So much so that the agency was forced to cancel an industry day planned for late September and reschedule a two-day event to accommodate the intense interest.
As cybersecurity becomes a familiar — and, some say, even overused — term, more aggressive and dynamic capabilities are becoming a new focus.
DARPA’s Plan X, for instance, asks for innovative research in areas including building “battle units” that can perform cyberwarfare and developing “high-level mission plans” that can act as auto-pilot functions.
Still, there seem to be more questions than answers at this point. Cyberwarfare remains a fuzzy area in which government bodies are still trying to figure out exactly what’s legal, said David Z. Bodenheimer, a partner at Crowell & Moring.
“On the offensive side, the law of war is poorly developed, raising considerable risks to governments who engage in cyberwar,” he said. The risks are there, too, for contractors, who will “be at the forefront of cyberwar battles,” Bodenheimer added.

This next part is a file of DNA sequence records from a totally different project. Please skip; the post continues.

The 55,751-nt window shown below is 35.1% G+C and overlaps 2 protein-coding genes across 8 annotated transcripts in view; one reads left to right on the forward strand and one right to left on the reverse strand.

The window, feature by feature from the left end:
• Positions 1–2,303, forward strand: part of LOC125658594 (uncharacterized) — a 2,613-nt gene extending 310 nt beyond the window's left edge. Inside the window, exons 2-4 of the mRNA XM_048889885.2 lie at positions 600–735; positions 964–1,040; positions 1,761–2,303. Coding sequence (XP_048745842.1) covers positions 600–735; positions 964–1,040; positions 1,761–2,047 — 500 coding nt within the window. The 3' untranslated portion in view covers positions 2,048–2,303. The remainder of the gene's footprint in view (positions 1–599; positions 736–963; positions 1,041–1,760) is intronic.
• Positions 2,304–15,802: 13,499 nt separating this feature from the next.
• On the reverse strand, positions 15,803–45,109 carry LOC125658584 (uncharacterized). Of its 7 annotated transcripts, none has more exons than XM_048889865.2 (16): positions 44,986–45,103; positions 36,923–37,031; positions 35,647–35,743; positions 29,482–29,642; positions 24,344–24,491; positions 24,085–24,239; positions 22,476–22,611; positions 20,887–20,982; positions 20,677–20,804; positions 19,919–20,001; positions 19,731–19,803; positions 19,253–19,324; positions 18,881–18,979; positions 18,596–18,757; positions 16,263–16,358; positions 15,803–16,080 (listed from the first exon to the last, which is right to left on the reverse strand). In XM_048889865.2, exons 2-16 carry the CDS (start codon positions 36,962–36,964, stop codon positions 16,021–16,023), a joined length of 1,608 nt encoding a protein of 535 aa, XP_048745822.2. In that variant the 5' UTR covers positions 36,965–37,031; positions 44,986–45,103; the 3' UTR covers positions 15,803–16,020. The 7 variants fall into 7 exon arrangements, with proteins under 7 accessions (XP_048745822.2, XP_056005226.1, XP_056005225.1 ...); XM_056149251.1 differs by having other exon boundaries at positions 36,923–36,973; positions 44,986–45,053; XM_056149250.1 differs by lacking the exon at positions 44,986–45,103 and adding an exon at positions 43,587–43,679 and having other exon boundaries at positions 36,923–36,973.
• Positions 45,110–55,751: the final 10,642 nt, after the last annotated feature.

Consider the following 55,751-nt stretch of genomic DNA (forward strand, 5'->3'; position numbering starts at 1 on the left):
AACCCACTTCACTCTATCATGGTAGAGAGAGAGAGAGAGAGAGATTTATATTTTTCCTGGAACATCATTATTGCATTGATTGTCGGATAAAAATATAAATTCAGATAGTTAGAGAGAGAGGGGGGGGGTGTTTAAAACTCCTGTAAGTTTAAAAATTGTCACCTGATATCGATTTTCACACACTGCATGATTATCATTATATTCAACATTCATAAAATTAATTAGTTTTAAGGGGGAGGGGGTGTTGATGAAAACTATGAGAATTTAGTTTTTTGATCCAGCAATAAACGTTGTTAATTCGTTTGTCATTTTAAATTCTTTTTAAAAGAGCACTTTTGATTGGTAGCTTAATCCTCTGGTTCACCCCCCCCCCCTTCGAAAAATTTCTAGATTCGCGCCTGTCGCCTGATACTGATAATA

But some companies are already seeking to learn from exploring these new areas. Suzanne E. Kecmer, a vice president at McLean-based investment firm KippsDeSanto who specializes in cyber and intelligence, said working on offensive capabilities can help companies strengthen their defense.
The “way for them to understand the art of the possible is breaking their own tools and services,” she said.
Still Richard A. Clarke, a former special adviser to the president on cybersecurity who now advises Fairfax-based SRA International, is skeptical that the federal government — and its contractors — should be spending its time on cyberwarfare.
Companies, he said, are generally finding vulnerabilities in software, which they should be reporting, rather than exploiting.
“At the end of the day, the obligation of the U.S. government is to defend first and, until we get that right, we shouldn’t be running around attacking other people,” he said.